Year Two: COMPLETE

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My empty office, which will be torn down this summer.
Reading my short story,
Reading my short story, “Those Peculiar Galaxies” for UNH’s Graduate Research Conference

My second year of my MFA is over (in case you weren’t able to pick that up from context clues in the title of this post.) There’s one more semester left, another writing workshop, a form & technique class focusing on putting together a story collection through the lens of recent successful collections, like Kyle Minor’s Praying Drunk and Claire Vaye Watkins’ Battleborn, among others, as well as teaching another section of freshman composition.

This summer will be spent, between feminist science fiction conventions (Wiscon!) and Quaker-Marxist weddings, putting together my thesis, that collection of short stories that’s supposed to prove I learned something here, or that, at the least, I was productive at putting words on a page. It’s actually pretty close to done already—125 pages of the required 150, so my main goal is to get everything in order and write another two stories.

One, I already know and have started. The other, I know what story I want to write. The question is, can I figure it out, make it compelling, and not feel contrived—it needs to do a lot of things, first and foremost, fulfill all that was promised by the opening story and echo and illuminate everything that was built in the subsequent stories. Tall order for a story of whose shape I only have the fuzziest shadow.

Dorm life is caput.
Dorm life is caput.

And so I look forward to a new semester in the fall in a new office, teaching a new batch of freaked-out freshmen, in a new apartment somewhere around seacoast New Hampshire with a whole new host of weird issues to contend with. It’s almost as if two years isn’t really long enough for an MFA, but simultaneously, I can’t wait to be done. Some chapters are short, some are not?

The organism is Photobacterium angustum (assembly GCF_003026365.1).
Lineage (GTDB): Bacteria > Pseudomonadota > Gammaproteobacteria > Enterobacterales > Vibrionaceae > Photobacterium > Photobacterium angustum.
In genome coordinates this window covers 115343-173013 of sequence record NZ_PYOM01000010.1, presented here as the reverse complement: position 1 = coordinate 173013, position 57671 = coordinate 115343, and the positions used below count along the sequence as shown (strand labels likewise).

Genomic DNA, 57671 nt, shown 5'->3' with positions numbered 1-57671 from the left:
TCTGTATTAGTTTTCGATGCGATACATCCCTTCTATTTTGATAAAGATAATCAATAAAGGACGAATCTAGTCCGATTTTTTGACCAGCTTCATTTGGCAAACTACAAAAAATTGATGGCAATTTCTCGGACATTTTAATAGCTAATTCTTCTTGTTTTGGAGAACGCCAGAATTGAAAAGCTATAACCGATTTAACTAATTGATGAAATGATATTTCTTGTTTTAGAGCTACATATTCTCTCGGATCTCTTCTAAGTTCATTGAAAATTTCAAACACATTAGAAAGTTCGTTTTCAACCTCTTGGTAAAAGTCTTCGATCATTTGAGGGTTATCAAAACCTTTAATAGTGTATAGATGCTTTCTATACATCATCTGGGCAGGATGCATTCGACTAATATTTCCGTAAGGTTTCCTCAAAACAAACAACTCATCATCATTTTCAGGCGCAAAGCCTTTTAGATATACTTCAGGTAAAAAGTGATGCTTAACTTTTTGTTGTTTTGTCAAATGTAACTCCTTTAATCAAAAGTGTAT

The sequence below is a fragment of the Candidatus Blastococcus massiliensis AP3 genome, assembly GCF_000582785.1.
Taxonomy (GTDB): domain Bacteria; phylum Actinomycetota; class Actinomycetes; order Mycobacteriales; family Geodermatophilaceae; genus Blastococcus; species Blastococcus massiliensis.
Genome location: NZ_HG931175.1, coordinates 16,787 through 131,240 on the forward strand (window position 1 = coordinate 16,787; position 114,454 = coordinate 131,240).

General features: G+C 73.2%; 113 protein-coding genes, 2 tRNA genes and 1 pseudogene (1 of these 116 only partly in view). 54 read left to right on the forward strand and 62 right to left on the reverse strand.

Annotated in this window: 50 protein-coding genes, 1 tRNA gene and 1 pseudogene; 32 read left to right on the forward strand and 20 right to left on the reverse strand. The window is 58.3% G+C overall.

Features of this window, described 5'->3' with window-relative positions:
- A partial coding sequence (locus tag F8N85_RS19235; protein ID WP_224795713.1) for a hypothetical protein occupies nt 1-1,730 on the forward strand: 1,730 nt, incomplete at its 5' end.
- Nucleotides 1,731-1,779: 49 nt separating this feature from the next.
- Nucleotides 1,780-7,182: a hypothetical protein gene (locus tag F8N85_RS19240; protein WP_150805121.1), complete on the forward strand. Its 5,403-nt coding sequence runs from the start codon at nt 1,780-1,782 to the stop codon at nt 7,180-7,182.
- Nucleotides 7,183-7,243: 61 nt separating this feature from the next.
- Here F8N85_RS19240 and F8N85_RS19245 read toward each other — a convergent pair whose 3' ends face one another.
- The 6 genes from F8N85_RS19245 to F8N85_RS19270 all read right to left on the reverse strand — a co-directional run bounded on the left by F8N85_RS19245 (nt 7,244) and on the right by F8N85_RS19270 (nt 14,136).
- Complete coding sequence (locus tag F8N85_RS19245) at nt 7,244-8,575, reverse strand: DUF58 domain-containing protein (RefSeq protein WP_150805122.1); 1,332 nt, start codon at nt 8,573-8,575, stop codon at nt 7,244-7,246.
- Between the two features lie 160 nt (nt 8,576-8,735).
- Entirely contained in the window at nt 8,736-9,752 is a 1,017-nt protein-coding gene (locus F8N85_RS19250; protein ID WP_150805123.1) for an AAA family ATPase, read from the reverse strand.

Ultimately, it’s that odd combination of end-of-a-good-book sad and end-of-a-good-book excitement, and I’m trying to savor the end of said good book, but I’m already starting to think about what book to read next.

The Ultimate in Refinement

If I understand this correctly, for some writers, the revision process is like a dog eating its own poop.  Because there’s still nutrients in it. So then they poop out an even more refined poop.  And the dog will keep doing it until there’s nothing left to get out of the poop or until its master tells it to stop. That master is publication. That’s when you stop eating the poop.

This also sheds an interesting light on literary critics, who would then be likened to scientists who use the microscopes and mass spectrometers of literary theory to figure out what the poop is made of.

Gross.

The Voice Will Not Whisper

I’ll be doing my first public reading tonight for the Read Free or Die, A Free Monthly Reading Series Created and Hosted by Students of the UNH MFA Program.
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Negative Space—The Art of Critiquing

As a fiction writer, you’d think I’d be good at lying. My whole job is literally just making things up. But no, I can’t lie. Or rather, I can, but it is physically uncomfortable. It’s less uncomfortable to say uncomfortable truths. Which can make it seem like I lack tact, diplomacy, social graces, or that I overshare, or am just a plain jackass.

This character trait is particularly problematic in writing workshops and the solution of which is probably the greatest skill I’ve learned in workshop. Basically, I have had to learn how to spin “This sucks” into something constructive. Instead of “Holy shit, look at this ugly fucking hole in the ground,” I’ve learned to say “A big beautiful skyscraper would look fantastic right here.”

And I’m realizing it’s a fantastic skill to have. It’s incredibly easy to be a negative person, to see failure and deficiency everywhere, to see only the shits and the sucks and the ohmygodfuckthis’s. Instead, if in every failure, you train your brain to see potential, you can sound like a motivational speaker.

Jesus, that’s what I just did. I just independently invented motivational speakers.

Fuck positivity. Good art uses negative space. Feel free to suck as much as you want and when you want my opinion, I’ll tell you exactly how much it sucks.

But I’ll also tell you how much it’s awesome, so deal with it.